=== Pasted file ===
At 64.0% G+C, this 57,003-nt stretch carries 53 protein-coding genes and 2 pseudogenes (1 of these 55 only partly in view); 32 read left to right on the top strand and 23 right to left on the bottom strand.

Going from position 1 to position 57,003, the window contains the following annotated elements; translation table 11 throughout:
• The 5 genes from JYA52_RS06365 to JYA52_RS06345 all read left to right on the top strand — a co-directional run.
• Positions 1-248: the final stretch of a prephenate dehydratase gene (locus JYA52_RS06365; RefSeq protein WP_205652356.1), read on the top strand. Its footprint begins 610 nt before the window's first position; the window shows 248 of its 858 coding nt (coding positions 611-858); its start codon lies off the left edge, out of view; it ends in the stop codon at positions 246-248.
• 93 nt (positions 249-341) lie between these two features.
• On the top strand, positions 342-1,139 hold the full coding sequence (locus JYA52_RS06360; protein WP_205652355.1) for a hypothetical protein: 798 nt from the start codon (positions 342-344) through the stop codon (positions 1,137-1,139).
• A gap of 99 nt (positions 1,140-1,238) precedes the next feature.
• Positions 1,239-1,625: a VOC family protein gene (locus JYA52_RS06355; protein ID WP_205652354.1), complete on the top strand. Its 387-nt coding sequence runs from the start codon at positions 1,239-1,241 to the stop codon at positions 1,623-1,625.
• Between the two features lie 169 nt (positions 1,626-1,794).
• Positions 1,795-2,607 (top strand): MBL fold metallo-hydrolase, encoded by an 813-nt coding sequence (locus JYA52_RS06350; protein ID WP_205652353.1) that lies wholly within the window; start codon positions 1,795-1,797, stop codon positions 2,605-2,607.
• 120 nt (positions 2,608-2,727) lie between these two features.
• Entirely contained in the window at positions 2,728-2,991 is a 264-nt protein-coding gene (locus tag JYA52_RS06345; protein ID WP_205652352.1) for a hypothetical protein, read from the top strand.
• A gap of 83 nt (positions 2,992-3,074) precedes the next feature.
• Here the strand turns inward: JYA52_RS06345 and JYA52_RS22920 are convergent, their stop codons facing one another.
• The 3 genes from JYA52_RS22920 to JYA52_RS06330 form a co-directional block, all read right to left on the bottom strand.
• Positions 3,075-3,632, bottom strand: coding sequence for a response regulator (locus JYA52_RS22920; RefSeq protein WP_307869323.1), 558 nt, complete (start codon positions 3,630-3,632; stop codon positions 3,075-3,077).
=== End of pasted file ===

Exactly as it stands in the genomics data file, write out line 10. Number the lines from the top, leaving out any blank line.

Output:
• Positions 1,795-2,607 (top strand): MBL fold metallo-hydrolase, encoded by an 813-nt coding sequence (locus JYA52_RS06350; protein ID WP_205652353.1) that lies wholly within the window; start codon positions 1,795-1,797, stop codon positions 2,605-2,607.